I would contend that the issue that the NTA does not want to be found is already apparent from the PDF version of the drawings, but that the CAD versions are required to confirm the extent of the problem. 

This section of the reply is key: “Abstracting information at a level of detail beyond what was intended at the  level of development for the public consultation stage, would be mis-leading, give rise to  misunderstandings and would not be in the public interest. The level of detail clearly desired as the  basis of this request will be available at a later stage in the development process.”

The NTA’s wish to manage information flow until after the NTA has gone into the planning process should not influence the Office of the Commissioner for Environmental Information. Saying the information will be available at a later stage shows the NTA is trying to stage manage information on a highly-contentious project.

It should be stressed that this request is for the information as outlined at the public consultation stage, just a more detailed version of that to confirm details. The NTA is labeling this as being open to “mis-leading, give rise to  misunderstandings and would not be in the public interest” but allowing to to be the bar could stop any information other than what the NTA wants to release as being beyond the public.

Digital formats and environmental information

The NTA said: 

“In addition, I am also refusing the request on the basis that it does not constitute a proper request for  environmental information. The information requested is ‘CAD files’, and I am satisfied that ‘CAD  files’ do not fall within the definition of ‘environmental information’. While the CAD files may contain  environmental information, they represent a format of the information and the files themselves are  not environmental information. If the work-in-progress design layouts of the road constitutes  environmental information, and I have not yet determined if they do, I would then note Article 7(3)(a)  of the AIE Regulations, which states: ‘Where a request has been made to a public authority for access to environmental information in a  particular form or manner, access shall be given in that form or manner unless—(i) the information is  already available to the public in another form or manner that is easily accessible, or(ii) access in  another form or manner would be reasonable.’…”

“In the event that work-in-progress design layouts of the road constitutes environmental information,  then in accordance with the above article, I would consider that the material is already available to  the public in another form that is easily accessible, namely the information provided as part of the  third round of public consultation.”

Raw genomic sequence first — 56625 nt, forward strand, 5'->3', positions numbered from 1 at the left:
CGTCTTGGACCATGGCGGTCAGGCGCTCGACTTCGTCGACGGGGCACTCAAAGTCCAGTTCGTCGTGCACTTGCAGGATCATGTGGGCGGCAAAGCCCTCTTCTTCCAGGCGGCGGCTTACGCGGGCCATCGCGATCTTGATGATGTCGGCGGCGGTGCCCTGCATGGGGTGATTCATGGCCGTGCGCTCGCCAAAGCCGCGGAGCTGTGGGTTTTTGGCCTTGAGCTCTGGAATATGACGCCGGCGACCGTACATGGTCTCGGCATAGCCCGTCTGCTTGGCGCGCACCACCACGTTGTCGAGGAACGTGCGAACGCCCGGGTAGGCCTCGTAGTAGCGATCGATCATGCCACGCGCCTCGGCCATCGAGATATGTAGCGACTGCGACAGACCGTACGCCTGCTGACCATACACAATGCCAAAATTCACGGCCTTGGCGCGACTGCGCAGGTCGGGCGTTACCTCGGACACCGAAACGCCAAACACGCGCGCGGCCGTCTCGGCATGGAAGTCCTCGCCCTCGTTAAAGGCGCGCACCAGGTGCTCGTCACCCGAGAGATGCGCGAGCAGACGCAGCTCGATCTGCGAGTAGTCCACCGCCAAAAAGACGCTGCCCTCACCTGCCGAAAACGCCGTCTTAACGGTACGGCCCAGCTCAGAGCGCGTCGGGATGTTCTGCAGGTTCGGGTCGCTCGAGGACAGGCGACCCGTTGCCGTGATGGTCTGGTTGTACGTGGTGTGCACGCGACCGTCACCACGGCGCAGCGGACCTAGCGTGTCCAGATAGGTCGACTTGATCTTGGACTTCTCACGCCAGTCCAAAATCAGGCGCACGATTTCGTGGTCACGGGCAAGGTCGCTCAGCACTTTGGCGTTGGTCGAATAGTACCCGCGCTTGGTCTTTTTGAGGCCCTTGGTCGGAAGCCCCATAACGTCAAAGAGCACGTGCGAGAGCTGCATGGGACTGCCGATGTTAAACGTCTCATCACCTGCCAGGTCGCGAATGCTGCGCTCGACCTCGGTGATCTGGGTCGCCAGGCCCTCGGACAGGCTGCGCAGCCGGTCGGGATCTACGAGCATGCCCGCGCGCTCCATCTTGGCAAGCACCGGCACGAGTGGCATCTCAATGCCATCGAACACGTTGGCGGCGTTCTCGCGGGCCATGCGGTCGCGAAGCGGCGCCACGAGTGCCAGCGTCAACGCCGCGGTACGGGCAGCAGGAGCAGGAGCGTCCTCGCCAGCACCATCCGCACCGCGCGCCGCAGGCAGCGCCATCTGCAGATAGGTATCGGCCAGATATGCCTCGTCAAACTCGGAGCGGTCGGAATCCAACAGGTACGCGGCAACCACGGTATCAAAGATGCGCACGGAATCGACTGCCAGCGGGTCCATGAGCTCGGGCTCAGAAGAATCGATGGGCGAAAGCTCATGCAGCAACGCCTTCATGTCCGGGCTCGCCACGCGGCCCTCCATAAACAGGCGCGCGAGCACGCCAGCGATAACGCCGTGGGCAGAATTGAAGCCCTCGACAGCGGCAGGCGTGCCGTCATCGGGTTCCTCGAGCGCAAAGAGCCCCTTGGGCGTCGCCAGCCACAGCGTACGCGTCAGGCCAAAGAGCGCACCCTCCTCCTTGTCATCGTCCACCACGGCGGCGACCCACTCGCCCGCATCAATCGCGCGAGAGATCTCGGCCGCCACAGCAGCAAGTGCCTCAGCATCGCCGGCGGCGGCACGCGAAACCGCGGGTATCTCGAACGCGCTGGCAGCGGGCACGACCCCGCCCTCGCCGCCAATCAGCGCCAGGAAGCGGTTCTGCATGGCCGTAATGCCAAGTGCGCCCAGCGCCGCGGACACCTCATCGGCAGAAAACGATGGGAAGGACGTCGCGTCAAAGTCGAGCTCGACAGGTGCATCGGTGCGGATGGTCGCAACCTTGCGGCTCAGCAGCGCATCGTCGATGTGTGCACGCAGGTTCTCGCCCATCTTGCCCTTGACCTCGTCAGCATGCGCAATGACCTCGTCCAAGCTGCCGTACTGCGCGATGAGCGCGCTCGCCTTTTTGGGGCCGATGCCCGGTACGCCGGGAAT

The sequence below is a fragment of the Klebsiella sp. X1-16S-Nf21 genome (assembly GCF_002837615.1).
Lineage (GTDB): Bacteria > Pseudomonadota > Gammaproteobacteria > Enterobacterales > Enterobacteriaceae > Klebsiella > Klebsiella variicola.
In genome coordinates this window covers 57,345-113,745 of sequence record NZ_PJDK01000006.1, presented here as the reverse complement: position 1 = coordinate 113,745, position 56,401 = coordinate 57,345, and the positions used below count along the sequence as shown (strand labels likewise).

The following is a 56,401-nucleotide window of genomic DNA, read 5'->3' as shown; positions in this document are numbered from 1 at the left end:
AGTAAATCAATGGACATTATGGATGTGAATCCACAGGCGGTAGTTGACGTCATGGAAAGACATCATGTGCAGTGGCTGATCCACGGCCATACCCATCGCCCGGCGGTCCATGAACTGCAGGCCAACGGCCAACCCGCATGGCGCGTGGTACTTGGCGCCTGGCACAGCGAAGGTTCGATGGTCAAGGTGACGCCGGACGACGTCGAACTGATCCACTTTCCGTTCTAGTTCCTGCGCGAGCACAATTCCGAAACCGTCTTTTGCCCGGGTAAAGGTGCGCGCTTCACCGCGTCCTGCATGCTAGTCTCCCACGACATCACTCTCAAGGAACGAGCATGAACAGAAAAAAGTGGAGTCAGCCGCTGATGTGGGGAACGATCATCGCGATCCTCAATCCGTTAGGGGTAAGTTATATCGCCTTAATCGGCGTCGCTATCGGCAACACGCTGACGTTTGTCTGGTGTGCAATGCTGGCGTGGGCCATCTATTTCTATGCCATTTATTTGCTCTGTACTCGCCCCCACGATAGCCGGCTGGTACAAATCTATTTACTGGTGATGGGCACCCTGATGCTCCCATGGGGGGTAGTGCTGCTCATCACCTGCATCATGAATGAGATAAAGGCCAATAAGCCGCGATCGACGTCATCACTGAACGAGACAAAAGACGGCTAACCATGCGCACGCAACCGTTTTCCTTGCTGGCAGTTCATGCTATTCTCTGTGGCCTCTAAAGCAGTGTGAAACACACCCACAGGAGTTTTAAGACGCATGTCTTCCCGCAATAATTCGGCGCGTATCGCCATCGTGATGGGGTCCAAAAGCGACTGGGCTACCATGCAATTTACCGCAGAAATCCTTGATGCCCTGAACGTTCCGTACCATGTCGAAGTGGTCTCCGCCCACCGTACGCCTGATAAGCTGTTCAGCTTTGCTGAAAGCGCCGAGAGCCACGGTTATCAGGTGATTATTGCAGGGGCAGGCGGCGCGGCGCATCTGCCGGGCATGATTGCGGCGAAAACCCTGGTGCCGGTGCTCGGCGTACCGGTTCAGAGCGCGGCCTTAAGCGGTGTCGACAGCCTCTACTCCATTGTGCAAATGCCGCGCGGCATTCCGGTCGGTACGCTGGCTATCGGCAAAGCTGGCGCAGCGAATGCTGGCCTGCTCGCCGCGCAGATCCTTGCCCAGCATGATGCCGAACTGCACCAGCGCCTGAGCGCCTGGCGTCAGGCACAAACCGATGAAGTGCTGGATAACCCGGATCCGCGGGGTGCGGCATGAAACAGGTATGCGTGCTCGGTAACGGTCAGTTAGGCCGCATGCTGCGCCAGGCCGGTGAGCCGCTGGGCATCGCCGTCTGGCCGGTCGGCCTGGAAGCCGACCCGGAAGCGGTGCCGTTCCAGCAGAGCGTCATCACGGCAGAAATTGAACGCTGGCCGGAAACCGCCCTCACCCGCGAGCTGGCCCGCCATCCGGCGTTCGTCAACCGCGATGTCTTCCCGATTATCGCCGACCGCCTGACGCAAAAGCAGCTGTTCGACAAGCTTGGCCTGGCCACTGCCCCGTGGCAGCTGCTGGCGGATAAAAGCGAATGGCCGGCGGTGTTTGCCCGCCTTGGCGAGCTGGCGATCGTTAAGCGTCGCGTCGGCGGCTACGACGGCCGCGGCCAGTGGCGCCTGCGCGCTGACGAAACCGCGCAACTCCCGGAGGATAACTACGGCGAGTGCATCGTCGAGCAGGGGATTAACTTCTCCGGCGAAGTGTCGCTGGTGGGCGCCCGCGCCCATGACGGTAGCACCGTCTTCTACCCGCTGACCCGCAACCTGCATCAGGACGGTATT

REPLY:

Saying that “‘CAD files’ do not fall within the definition of ‘environmental information’” is like saying a high-res paper drawing does not fall under the definition because a low-resolution drawing is already available.

It is striking that the NTA even uses the word ‘if’ in the sentence: “If the work-in-progress design layouts of the road constitutes environmental information..” — as this is in the contect of the internal review and my internal review request included the following: “In case the authority tries to claim it is not environmental information: the likes of lane widths and allocations and layout of effects speed, emissions, and the built environment and how it effects human health and safety. Furthermore the NTA deviating from its own guidance on making roads safer for active travel is linked to environmental policy and how it is being followed or not. The AIE regulations are designed to be wide-ranging.”

What exactly will be made available in the future is unclear and seems to be an attempt by the NTA to manage information when that information may be embarrassing to the NTA.

To finish off, as I also outlined at the internal review stage: NTA should do the right thing and proactively release the CAD file as requested. In response to a separate information request the NTA has claimed on the record to be extremely busy with different projects etc and thus unable to meet that request, fighting the release of environmental information is thus a waste of the NTA’s time and resources and public money.

Cian Ginty
I am editor of IrishCycle.com and have reported on and commented on cycling in Ireland for over a decade. My background is in journalism -- I have a BA in Journalism from DCU and HDip in Print Journalism from BCFE. I wrote about cycling for national newspapers, and then started CyclingInDublin.com for overflow stories. Later the website was re-branded to reflect a more national focus.

2 COMMENTS

  1. well said Cian I have had the same issue in relation to crossings footpath widths etc .If you use Google maps and the measure tool then you will find on a lot of areas that the sums dont add up as shown we need 14 meters of road width on every road to allow a 2 meter footpath a 2 meter cycle lane and a 3 meter bus lane before a car lane is considered and a lot of roads dont have that width available